Howell v. Forest Pharmaceuticals, Inc. et al

Filing 24

MEMORANDUM AND ORDER / ORDER OF REMAND - IT IS HEREBY ORDERED that plaintiff's motion to remand [Doc. # 11 ] isgranted. IT IS FURTHER ORDERED that the Clerk of the Court shall remand this action to the Twenty-First Judicial Circuit Court of Missouri (County of St. Louis), from which it was removed. (Certified copy of order mailed to County of St. Louis, Circuit Court). Signed by District Judge Carol E. Jackson on 9/21/15. (KKS)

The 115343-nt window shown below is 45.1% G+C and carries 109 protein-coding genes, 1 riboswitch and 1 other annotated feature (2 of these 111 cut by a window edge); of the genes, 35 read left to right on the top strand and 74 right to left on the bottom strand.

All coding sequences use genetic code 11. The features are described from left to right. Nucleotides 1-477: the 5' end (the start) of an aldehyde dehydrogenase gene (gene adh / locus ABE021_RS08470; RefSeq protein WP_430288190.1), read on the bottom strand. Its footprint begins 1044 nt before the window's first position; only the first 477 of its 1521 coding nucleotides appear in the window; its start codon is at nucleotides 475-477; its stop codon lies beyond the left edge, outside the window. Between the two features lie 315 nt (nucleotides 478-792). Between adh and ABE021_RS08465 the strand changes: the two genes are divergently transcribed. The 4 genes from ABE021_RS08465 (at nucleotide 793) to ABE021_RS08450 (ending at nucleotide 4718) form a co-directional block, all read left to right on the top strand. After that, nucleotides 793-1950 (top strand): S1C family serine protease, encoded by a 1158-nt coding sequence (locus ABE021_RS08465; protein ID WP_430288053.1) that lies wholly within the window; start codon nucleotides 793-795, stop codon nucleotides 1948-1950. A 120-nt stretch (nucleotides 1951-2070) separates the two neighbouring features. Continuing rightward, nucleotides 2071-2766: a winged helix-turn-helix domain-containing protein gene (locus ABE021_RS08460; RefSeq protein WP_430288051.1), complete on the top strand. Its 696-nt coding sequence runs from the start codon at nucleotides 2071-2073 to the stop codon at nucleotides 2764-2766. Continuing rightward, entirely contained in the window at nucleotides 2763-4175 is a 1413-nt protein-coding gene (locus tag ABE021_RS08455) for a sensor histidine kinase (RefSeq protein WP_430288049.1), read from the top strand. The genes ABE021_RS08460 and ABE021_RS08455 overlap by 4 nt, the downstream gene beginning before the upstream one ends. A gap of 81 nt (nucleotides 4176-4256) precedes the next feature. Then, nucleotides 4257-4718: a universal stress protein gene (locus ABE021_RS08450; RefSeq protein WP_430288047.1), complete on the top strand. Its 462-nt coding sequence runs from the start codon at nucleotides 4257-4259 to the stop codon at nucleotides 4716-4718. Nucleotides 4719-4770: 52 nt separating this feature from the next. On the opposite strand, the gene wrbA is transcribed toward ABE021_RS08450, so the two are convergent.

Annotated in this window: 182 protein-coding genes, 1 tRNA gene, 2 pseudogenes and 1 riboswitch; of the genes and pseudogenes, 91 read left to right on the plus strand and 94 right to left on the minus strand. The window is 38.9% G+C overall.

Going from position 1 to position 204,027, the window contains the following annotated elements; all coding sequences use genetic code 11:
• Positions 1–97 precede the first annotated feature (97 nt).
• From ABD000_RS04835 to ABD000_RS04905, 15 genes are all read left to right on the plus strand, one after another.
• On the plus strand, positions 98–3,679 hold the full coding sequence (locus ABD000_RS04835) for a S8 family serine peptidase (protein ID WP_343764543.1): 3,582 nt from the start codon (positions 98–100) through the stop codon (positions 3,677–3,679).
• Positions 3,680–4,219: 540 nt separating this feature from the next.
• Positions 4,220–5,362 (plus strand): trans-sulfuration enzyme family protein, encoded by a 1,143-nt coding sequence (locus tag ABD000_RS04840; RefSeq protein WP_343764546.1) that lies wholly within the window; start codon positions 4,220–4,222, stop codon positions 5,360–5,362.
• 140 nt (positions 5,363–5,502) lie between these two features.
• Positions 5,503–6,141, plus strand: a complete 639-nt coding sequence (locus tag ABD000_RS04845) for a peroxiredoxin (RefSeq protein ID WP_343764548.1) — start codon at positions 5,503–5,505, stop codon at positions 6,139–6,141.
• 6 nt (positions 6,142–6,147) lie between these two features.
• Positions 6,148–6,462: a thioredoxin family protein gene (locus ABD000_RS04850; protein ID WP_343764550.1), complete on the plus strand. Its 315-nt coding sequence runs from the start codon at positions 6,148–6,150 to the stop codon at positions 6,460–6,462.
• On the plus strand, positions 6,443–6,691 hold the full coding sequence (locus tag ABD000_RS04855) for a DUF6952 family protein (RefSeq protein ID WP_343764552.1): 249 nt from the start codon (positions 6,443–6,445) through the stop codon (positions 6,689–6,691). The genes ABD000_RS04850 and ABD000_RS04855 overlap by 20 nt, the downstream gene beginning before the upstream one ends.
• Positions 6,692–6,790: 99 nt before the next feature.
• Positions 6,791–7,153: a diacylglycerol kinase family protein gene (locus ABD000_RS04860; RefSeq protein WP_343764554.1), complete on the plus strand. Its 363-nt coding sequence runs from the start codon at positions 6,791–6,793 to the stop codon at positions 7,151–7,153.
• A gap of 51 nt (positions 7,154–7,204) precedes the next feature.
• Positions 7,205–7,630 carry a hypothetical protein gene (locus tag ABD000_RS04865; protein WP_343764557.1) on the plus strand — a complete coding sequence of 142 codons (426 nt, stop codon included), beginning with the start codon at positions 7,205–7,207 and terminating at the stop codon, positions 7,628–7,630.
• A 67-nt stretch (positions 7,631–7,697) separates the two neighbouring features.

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UNITED STATES DISTRICT COURT EASTERN DISTRICT OF MISSOURI EASTERN DIVISION TERRILL HOWELL, ) ) ) ) ) ) ) ) ) ) Plaintiff, v. FOREST PHARMACEUTICALS, INC. and FOREST LABORATORIES, LLC, Defendants. No. 4:15-CV-1138 (CEJ) MEMORANDUM AND ORDER This matter is before the Court on plaintiff’s motion to remand this action to the Circuit Court of the County of St. Louis, Missouri. Defendants have responded in opposition, and the issues are fully briefed. I. Background Plaintiff Terrill Howell brings this action against defendants Forest Pharmaceuticals, Inc. and Forest Laboratories, LLC. Forest Laboratories, LLC is the successor to Forest Laboratories, Inc., as a result of an acquisition by Actavis plc on July 1, 2014. Forest Pharmaceuticals, Inc. is a wholly-owned subsidiary of Forest Laboratories, LLC. Howell was employed by Forest Laboratories, Inc. from 1986 until January 30, 2014. His last position was senior vice-president of operations. After a proxy dispute and a series of corporate mergers, defendants terminated Howell’s employment as part of a restructuring plan called “Project Rejuvenate.” On February 4, 2014, Howell signed a separation agreement and general release as part of his termination. This agreement provided for the payment of severance pay and severance benefits to Howell. However, based on an employment agreement dated January 16, 1995, Howell asserts that he was entitled to a greater amount of compensation and benefits because he was discharged in connection with or anticipation of a “change of control,” as defined in the agreement. According to Howell, the acquisition by Actavis plc of 20% or more of the outstanding shares of common stock of Forest Laboratories, Inc., constituted a change of control. Howell alleges that when he signed the release, the defendants did not tell him that they were engaged in discussions and activities to effect a sale of Forest Laboratories, Inc. As a result, Howell claims that he incurred damages in the form of lost pay, bonuses and benefits that were due to him pursuant to the 1995 employment agreement. In the four-count complaint, plaintiff asserts state law claims of fraudulent concealment, negligent misrepresentation, breach of contract, and breach of the covenant of good faith and fair dealing against both defendants. Defendants removed the action to this Court on the basis of diversity jurisdiction. In the instant motion, plaintiff argues that remand is required because defendants failed to carry their burden of proving complete diversity of citizenship between the parties and because defendants failed to comply with the 30-day deadline for removal prescribed by law. II. Legal Standard An action is removable to federal court if the claims originally could have been filed in federal court. 28 U.S.C. § 1441; In re Prempro Prods. Liab. Litig., 591 F.3d 613, 619 (8th Cir. 2010). Defendants bear the burden of establishing federal jurisdiction by a preponderance of the evidence. Altimore v. Mount Mercy Coll., 420 F.3d 763, 768 (8th Cir. 2005). A case must be remanded if, at any time, it 2 appears that the district court lacks subject matter jurisdiction. § 1447(c); Fed. R. Civ. P. 12(h)(3). Any doubts about the propriety of removal are resolved in favor of remand. Wilkinson v. Shackelford, 478 F.3d 957, 963 (8th Cir. 2007). III. Discussion Plaintiff initiated this action in the Circuit Court of St. Louis County on December 19, 2014. Howell v. Forest Pharms., Inc., et al., Cause No. 14SL- CC04366 (Mo. Cir. Ct. Dec. 19, 2014). On June 9, 2015, plaintiff filed a first amended petition, substituting successor entity Forest Laboratories, LLC as a defendant for Forest Laboratories, Inc. On June 23, 2015, counsel for Forest Pharmaceuticals, Inc. and Forest Laboratories, Inc. accepted service of the first amended petition on behalf of Forest Laboratories, LLC. On July 23, 2015, Forest Laboratories, LLC removed the case to this Court with the consent of Forest Pharmaceuticals, Inc. on the basis of diversity jurisdiction under 28 U.S.C. §§ 1332 and 1441. Plaintiff argues that removal was untimely, because Forest Laboratories, LLC, as the real defendant in interest, was on notice of this action since its inception and was aware of plaintiff’s mistake in suing its non-existent predecessor. Forest Laboratories, LLC contends that removal of the action was timely because it was filed within thirty days of the date it received service of the amended petition. Section 1446(b)(1) of Chapter 28 of the United States Code prescribes a thirty-day period for removing a civil action from state court to federal court. The thirty-day window for removal begins with formal service of process on the removing defendant in accordance with state law. Murphy Bros. v. Michetti Pipe Stringing, Inc., 526 U.S. 344, 347–48, 354 (1999). Generally, a later-served defendant has a right of removal separate from that of an earlier-served defendant. 3 See 28 U.S.C. § 1446(b)(2)(B) (“Each defendant shall have 30 days after receipt by or service on that defendant of the initial pleading or summons . . . to file the notice of removal.”); see also § 1446(b)(2)(C) (“If defendants are served at different times, and a later-served defendant files a notice of removal, any earlier-served defendant may consent to the removal even though that earlier-served defendant did not previously initiate or consent to removal.”). However, courts recognize an exception to this framework for a “‘real party defendant in interest’ or another closely affiliated ‘intended defendant’ that is mistakenly omitted from the initial complaint.” HSBC Bank USA v. Mohanna, No. 15-CV-2130 (WHO), 2015 WL 4776236, at *4 (N.D. Cal. Aug. 13, 2015). In these circumstances, courts have held that the thirty-day period for the “real party defendant in interest” to remove begins as soon as it is “on notice” of the plaintiff’s mistake. Id. (collecting cases); see La Russo v. St. George’s Univ. Sch. of Med., 747 F.3d 90, 96 (2d Cir. 2014) (“The real party defendant in interest is not only entitled to remove, but, if it seeks removal, it must act promptly because the 30day interval in which it is permitted to do so . . . begins when it is on notice that the wrong company defendant has been named.”) (internal citations and quotations omitted); Lee v. Food Lion, LLC, No. 12-CV-142 (RGD), 2013 WL 588767, at *2–4 (E.D. Va. Feb. 13, 2013) (“[F]ederal courts have, time and again, rejected a corporation defendant’s claim that its removal was timely because the original state court complaint named the wrong defendant (a nonentity) and the case was not removable until such time that the plaintiff amended the complaint to name the correct entity.”) (internal quotations omitted); Ware v. Wyndham Worldwide Inc., No. 09-6420 (RBK), 2010 WL 2545168, at *4–5 (D.N.J. June 18, 2010) (identifying 4 “two requirements [that] must be satisfied to trigger the running of an intended but improperly named defendant’s thirty-day removal window”—first, “the intended defendant must be formally served with process,” and second, “the intended defendant must ascertain or be able to ascertain that it is indeed the intended defendant and that the plaintiff made a mistake in its complaint”); Brown v. New Jersey Mfrs. Ins. Grp., 322 F. Supp. 2d 947, 952–53 (M.D. Tenn. 2004) (finding removal untimely where plaintiffs named the wrong defendant in the initial complaint, but the record “strongly suggest[ed] that [d]efendant was on notice of [the] lawsuit from the very beginning”); Iulianelli v. Lionel, L.L.C., 183 F. Supp. 2d 962, 966 (E.D. Mich. 2002) (noting that “[i]n nearly every other case involving a misnamed defendant, or even the addition of a new defendant closely aligned with an existing one, the courts have declined to extend the initial 30-day period of removal”). As conceded by defendants, the facts in Iulianelli v. Lionel, L.L.C. are similar to the case at hand. 183 F. Supp. 2d 962 (E.D. Mich. 2002). In Iulianelli, the initial complaint named Lionel Trains, Inc., the company that had hired plaintiff, as the defendant. Id. at 965. Both the initial and amended complaints alleged a single breach of contract claim for termination of plaintiff’s employment without just cause. Id. Unbeknownst to plaintiff, however, Lionel Trains, Inc. had substantially sold all of its assets to Lionel, L.L.C. and dissolved. Id. After the defendant filed a motion to dismiss, arguing that plaintiff had sued the wrong defendant, plaintiff filed an amended complaint, substituting Lionel, L.L.C. as the defendant. 963. Id. at Within thirty days after the amended complaint was filed, but ten months 5 after the initial complaint was filed, Lionel, L.L.C. removed the case to federal court. Id. Upon plaintiff’s motion, the district court remanded the case, reasoning that “[l]ong before this case was removed, and perhaps even at its inception, Defendant and its counsel were aware that Plaintiff had misidentified Lionel Trains as his employer, and that Lionel, L.L.C. was the proper party.” Id. at 968. The court noted that the two entities were “not merely closely aligned, but one is the corporate successor to the other.” Id. The court also noted that the agent for Lionel Trains, Inc. was an attorney at the law firm representing Lionel, L.L.C. in the federal action—“so that Plaintiff’s service of the initial complaint upon the dissolved corporation arguably sufficed as service upon its successor.” Id. Thus, the court stated, “the record not only suggests that Defendant was on notice of this litigation from its earliest days, but strongly indicates that Defendant had actual knowledge of both the initial complaint and Plaintiff’s error in naming Lionel Trains as a party.” Id. (emphasis in original). After a review of the record, the Court finds that defendant’s removal was likewise untimely. Here, as in Iulianelli, the amended complaint involved the substitution of a properly-named entity for an improperly-named defendant with the same claims as the original complaint, rather than the addition of a new defendant with new claims. In multiple documents filed by defendants in the state action, defendants noted that “Plaintiff has incorrectly named Forest Laboratories, Inc. as a Defendant. Forest Laboratories, Inc. no longer exists as an entity. Forest Laboratories, LLC is its successor entity.” E.g., Defs.’ Notice of Removal, Ex. C – Part 3 at 33 n.1, 35 n. 1, 52 n. 1, 56 n.1 [Doc. #1-6], Ex. C – Part 4 at 2 n.1, 6 6 n.1, 10 n.1 [Doc. #1-7]; see also id. at 2 (“At the time Plaintiff filed his Petition, Forest Laboratories, Inc. was not an existing entity.”) [Doc. #1]. Plaintiff attempted to determine whether he needed to substitute defendants early on in the litigation, but received no response from defendants. Pl.’s Ex. 15 [Doc. #21-1]. Forest Laboratories, Inc. and Forest Laboratories, LLC are not only closely related, but one is the corporate successor to the other. Indeed, both share the same counsel and place of business. Thus, the record indicates that Forest Laboratories, LLC was not only on notice of the litigation from its onset, but also had actual knowledge of the initial complaint Laboratories, Inc. as a party. and plaintiff’s error in naming Forest Despite this knowledge, Forest Laboratories, LLC waited more than six months—until after the state court had denied defendants’ motion to enforce a forum selection clause and dismiss for improper venue—to remove the action to federal court. The consideration of “fairness to later-served defendants” for the codification of the later-served defendant rule in § 1446(b)(2)(B) does not arise under these circumstances. See Brown, 322 F. Supp. 2d at 952 (“Permitting the Defendant to delay removing the case for such a long period would contravene the 30 day rule’s purpose of preventing parties from adopting a ‘wait and see’ approach in state court before removing.”). Instead, the Court finds that the statutory 30-day period of removal for these defendants expired long before service of the amended complaint. Plaintiff’s error in naming the defendant in the original complaint as Forest Laboratories, Inc. instead of Forest Laboratories, LLC “provides no relief from the operation of § 1446(b)(1).” Lee, 2013 WL 588787, at *4. As such, defendant’s removal was untimely and the case will be remanded to state court. 7 Accordingly, IT IS HEREBY ORDERED that plaintiff’s motion to remand [Doc. #11] is granted. IT IS FURTHER ORDERED that the Clerk of the Court shall remand this action to the Twenty-First Judicial Circuit Court of Missouri (County of St. Louis), from which it was removed. _________________________ CAROL E. JACKSON UNITED STATES DISTRICT JUDGE Dated this 21st day of September, 2015. 8